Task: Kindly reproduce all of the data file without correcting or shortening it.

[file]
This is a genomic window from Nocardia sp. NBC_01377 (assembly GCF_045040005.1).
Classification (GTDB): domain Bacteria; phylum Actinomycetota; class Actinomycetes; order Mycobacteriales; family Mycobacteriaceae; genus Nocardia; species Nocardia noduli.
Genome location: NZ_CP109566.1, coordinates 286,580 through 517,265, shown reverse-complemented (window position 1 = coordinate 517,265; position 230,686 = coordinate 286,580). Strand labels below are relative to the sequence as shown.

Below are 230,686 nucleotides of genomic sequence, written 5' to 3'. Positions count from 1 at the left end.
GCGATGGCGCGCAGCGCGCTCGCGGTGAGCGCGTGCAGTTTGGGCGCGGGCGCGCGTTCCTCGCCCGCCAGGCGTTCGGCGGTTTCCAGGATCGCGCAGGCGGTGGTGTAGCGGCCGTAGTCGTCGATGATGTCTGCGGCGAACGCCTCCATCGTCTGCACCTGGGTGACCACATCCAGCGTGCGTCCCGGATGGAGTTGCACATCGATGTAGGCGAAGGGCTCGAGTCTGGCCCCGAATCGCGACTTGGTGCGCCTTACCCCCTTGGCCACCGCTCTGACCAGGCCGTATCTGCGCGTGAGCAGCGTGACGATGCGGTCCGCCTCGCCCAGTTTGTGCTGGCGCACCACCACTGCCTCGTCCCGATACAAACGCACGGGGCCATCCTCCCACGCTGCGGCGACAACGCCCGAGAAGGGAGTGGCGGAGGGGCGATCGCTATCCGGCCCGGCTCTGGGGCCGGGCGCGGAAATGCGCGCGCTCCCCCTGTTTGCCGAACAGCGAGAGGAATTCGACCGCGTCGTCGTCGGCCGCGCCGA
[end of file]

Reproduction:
This is a genomic window from Nocardia sp. NBC_01377 (assembly GCF_045040005.1).
Classification (GTDB): domain Bacteria; phylum Actinomycetota; class Actinomycetes; order Mycobacteriales; family Mycobacteriaceae; genus Nocardia; species Nocardia noduli.
Genome location: NZ_CP109566.1, coordinates 286,580 through 517,265, shown reverse-complemented (window position 1 = coordinate 517,265; position 230,686 = coordinate 286,580). Strand labels below are relative to the sequence as shown.

Below are 230,686 nucleotides of genomic sequence, written 5' to 3'. Positions count from 1 at the left end.
GCGATGGCGCGCAGCGCGCTCGCGGTGAGCGCGTGCAGTTTGGGCGCGGGCGCGCGTTCCTCGCCCGCCAGGCGTTCGGCGGTTTCCAGGATCGCGCAGGCGGTGGTGTAGCGGCCGTAGTCGTCGATGATGTCTGCGGCGAACGCCTCCATCGTCTGCACCTGGGTGACCACATCCAGCGTGCGTCCCGGATGGAGTTGCACATCGATGTAGGCGAAGGGCTCGAGTCTGGCCCCGAATCGCGACTTGGTGCGCCTTACCCCCTTGGCCACCGCTCTGACCAGGCCGTATCTGCGCGTGAGCAGCGTGACGATGCGGTCCGCCTCGCCCAGTTTGTGCTGGCGCACCACCACTGCCTCGTCCCGATACAAACGCACGGGGCCATCCTCCCACGCTGCGGCGACAACGCCCGAGAAGGGAGTGGCGGAGGGGCGATCGCTATCCGGCCCGGCTCTGGGGCCGGGCGCGGAAATGCGCGCGCTCCCCCTGTTTGCCGAACAGCGAGAGGAATTCGACCGCGTCGTCGTCGGCCGCGCCGA